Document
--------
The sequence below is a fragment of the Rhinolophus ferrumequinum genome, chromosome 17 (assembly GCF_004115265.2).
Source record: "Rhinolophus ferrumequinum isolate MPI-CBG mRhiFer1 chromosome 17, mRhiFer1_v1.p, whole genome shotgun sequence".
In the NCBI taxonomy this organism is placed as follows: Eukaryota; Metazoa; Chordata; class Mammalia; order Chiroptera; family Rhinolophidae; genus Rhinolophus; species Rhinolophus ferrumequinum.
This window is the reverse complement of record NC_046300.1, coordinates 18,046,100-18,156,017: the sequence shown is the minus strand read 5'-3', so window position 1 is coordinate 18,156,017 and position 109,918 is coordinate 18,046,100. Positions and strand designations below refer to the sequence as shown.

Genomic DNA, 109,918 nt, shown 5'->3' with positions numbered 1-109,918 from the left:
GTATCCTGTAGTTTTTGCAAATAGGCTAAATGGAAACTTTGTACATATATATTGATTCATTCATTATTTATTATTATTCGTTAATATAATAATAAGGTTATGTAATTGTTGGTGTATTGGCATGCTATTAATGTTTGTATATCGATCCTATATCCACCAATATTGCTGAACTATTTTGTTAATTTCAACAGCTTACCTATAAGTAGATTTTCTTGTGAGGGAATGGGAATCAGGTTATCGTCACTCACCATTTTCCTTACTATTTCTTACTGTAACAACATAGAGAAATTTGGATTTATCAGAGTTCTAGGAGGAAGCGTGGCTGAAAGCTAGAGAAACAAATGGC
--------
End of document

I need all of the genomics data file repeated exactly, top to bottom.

The sequence below is a fragment of the Rhinolophus ferrumequinum genome, chromosome 17 (assembly GCF_004115265.2).
Source record: "Rhinolophus ferrumequinum isolate MPI-CBG mRhiFer1 chromosome 17, mRhiFer1_v1.p, whole genome shotgun sequence".
In the NCBI taxonomy this organism is placed as follows: Eukaryota; Metazoa; Chordata; class Mammalia; order Chiroptera; family Rhinolophidae; genus Rhinolophus; species Rhinolophus ferrumequinum.
This window is the reverse complement of record NC_046300.1, coordinates 18,046,100-18,156,017: the sequence shown is the minus strand read 5'-3', so window position 1 is coordinate 18,156,017 and position 109,918 is coordinate 18,046,100. Positions and strand designations below refer to the sequence as shown.

Genomic DNA, 109,918 nt, shown 5'->3' with positions numbered 1-109,918 from the left:
GTATCCTGTAGTTTTTGCAAATAGGCTAAATGGAAACTTTGTACATATATATTGATTCATTCATTATTTATTATTATTCGTTAATATAATAATAAGGTTATGTAATTGTTGGTGTATTGGCATGCTATTAATGTTTGTATATCGATCCTATATCCACCAATATTGCTGAACTATTTTGTTAATTTCAACAGCTTACCTATAAGTAGATTTTCTTGTGAGGGAATGGGAATCAGGTTATCGTCACTCACCATTTTCCTTACTATTTCTTACTGTAACAACATAGAGAAATTTGGATTTATCAGAGTTCTAGGAGGAAGCGTGGCTGAAAGCTAGAGAAACAAATGGC